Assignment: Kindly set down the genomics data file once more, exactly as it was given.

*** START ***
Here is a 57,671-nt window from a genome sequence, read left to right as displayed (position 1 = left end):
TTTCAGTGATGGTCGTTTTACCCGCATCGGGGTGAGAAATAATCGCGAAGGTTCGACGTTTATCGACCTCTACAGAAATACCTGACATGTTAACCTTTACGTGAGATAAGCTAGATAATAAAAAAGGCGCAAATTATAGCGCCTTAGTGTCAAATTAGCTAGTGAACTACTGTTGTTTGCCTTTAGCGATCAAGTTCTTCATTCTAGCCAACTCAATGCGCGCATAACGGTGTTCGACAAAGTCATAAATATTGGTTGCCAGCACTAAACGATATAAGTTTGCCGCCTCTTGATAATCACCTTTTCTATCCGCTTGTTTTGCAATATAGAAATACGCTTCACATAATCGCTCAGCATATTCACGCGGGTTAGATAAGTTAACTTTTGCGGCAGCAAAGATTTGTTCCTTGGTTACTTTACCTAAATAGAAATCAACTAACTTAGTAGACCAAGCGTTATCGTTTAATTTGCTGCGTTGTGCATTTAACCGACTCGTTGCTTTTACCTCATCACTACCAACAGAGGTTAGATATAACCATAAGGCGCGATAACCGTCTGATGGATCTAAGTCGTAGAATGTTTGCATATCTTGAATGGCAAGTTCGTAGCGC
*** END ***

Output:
Here is a 57,671-nt window from a genome sequence, read left to right as displayed (position 1 = left end):
TTTCAGTGATGGTCGTTTTACCCGCATCGGGGTGAGAAATAATCGCGAAGGTTCGACGTTTATCGACCTCTACAGAAATACCTGACATGTTAACCTTTACGTGAGATAAGCTAGATAATAAAAAAGGCGCAAATTATAGCGCCTTAGTGTCAAATTAGCTAGTGAACTACTGTTGTTTGCCTTTAGCGATCAAGTTCTTCATTCTAGCCAACTCAATGCGCGCATAACGGTGTTCGACAAAGTCATAAATATTGGTTGCCAGCACTAAACGATATAAGTTTGCCGCCTCTTGATAATCACCTTTTCTATCCGCTTGTTTTGCAATATAGAAATACGCTTCACATAATCGCTCAGCATATTCACGCGGGTTAGATAAGTTAACTTTTGCGGCAGCAAAGATTTGTTCCTTGGTTACTTTACCTAAATAGAAATCAACTAACTTAGTAGACCAAGCGTTATCGTTTAATTTGCTGCGTTGTGCATTTAACCGACTCGTTGCTTTTACCTCATCACTACCAACAGAGGTTAGATATAACCATAAGGCGCGATAACCGTCTGATGGATCTAAGTCGTAGAATGTTTGCATATCTTGAATGGCAAGTTCGTAGCGC